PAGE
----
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23 September 2020 | Story Prof Theodore Petrus | Photo Supplied
Prof Theodore Petrus is Associate Professor of Anthropology at the University of the Free State.

As we as a South African nation prepare to celebrate Heritage Day on 24 September, and as we reflect on our heritage during Heritage Month, what stands out clearly is that this year’s heritage celebrations will be somewhat … different. It will not be like previous celebrations because as a country, we – along with our fellow continental and global citizens – have experienced what can be described as one of the greatest health, social, and economic challenges that we as a species have ever faced. The repercussions and impact of the COVID-19 pandemic will be felt for some time to come. And it is this realisation that may cast a little damper on our celebrations during this #Heritage Month.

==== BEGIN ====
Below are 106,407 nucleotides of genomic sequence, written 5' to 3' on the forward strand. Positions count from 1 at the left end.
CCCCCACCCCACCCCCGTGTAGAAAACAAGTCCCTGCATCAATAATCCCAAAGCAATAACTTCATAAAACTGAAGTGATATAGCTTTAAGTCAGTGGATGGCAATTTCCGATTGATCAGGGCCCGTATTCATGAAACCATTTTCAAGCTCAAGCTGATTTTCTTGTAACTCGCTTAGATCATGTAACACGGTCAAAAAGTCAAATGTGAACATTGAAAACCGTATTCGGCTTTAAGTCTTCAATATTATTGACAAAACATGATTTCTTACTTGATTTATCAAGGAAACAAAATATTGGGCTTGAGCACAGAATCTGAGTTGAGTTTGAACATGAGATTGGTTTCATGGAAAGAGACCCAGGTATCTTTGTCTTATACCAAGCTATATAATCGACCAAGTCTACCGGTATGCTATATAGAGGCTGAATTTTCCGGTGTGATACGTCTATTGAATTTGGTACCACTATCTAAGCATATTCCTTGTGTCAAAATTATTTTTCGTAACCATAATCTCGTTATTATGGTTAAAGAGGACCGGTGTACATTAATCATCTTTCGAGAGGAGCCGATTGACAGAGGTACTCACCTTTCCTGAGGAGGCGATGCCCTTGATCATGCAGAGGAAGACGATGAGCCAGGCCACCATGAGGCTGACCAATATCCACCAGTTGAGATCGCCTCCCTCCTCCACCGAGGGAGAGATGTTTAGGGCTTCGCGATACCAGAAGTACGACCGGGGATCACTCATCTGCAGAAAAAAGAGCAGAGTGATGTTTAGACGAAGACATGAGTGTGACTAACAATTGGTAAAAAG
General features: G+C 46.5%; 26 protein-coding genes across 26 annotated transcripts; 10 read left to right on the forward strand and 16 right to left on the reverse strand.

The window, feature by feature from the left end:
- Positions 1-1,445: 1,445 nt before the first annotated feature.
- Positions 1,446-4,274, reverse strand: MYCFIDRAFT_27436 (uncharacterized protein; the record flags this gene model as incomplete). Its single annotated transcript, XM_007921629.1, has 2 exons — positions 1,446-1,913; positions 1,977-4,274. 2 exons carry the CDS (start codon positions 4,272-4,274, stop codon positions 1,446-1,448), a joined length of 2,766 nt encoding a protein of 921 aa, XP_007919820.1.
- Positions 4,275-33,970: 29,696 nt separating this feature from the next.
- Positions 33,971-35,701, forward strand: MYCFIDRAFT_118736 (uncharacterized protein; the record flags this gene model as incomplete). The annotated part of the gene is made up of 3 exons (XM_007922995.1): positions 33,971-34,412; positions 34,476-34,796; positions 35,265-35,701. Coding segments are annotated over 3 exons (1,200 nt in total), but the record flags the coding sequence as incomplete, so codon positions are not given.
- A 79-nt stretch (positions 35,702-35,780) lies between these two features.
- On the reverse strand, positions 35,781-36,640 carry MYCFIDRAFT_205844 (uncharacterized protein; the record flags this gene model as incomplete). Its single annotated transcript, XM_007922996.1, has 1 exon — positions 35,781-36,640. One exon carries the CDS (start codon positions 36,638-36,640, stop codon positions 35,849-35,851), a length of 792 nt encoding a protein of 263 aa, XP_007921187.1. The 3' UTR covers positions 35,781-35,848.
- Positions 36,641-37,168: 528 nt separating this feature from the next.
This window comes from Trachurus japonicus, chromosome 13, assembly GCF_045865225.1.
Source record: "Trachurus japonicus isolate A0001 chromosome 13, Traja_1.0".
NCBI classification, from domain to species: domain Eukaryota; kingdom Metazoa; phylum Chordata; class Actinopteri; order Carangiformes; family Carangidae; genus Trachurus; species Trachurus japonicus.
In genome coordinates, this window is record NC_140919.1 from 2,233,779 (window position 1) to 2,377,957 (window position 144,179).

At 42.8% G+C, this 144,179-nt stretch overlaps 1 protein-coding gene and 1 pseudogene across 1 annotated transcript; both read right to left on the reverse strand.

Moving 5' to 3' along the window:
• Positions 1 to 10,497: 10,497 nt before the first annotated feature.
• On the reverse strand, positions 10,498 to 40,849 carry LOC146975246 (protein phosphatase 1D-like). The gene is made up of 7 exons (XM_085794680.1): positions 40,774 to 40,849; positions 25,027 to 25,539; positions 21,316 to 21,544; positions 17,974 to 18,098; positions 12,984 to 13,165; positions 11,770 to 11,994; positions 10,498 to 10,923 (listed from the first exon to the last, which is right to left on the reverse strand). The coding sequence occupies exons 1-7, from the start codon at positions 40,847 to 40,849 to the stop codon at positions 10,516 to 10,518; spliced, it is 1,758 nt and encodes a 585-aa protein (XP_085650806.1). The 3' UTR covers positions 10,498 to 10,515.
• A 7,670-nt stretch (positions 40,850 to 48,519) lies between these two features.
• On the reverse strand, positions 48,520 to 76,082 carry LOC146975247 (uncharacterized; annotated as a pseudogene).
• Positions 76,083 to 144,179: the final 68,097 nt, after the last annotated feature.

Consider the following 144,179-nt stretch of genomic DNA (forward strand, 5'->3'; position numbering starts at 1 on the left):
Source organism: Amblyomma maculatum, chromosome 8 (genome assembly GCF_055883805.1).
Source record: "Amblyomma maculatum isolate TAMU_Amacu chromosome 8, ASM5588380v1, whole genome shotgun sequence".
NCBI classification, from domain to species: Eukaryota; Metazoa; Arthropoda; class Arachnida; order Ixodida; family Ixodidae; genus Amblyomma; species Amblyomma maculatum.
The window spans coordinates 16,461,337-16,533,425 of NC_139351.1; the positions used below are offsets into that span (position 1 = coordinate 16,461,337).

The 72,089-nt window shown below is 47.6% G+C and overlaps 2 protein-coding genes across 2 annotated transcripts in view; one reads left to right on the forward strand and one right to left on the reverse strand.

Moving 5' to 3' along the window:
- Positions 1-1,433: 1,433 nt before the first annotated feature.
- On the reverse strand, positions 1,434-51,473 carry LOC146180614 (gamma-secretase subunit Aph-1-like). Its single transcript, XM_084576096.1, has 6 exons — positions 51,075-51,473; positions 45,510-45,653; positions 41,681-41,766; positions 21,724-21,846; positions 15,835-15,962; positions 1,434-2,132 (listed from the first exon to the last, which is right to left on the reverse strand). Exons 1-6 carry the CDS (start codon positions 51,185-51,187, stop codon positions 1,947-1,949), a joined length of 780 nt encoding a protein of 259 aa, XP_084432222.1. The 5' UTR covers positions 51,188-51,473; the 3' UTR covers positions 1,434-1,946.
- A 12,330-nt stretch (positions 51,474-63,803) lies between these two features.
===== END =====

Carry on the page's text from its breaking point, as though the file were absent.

But what can our shared heritage as South Africans teach us about who we are as a people, and how can this knowledge help us to adapt to and overcome the long-term challenges wrought not only by the pandemic, but also by the many other challenges facing us? 

Heritage Day is a celebration of our cultural heritage and diversity as a nation. It presents us with an opportunity to reflect on our individual and collective heritage. It is also an opportunity for us to take stock of the cultural and other resources that enable and empower us to take ownership of what we want to be as a nation, as a country, as a people. 
So, in view of the questions raised earlier, here are some ideas on what I think our shared heritage can teach us:

1. The heritage of where we come from

Inasmuch as our past is a painful one – a past that still has lingering effects decades after the transition to a democratic dispensation – it still plays a fundamental role in shaping who we are now, and who we want to become.
Colonialism and apartheid sought to suppress our indigenous cultures and traditions, and had a negative impact on our psyche, self-confidence, and dignity as indigenous and African people. But one positive that came from this, is that if it was not for our shared heritage of colonialism and apartheid, we probably would not have become the nation we needed to become to bring it to an end.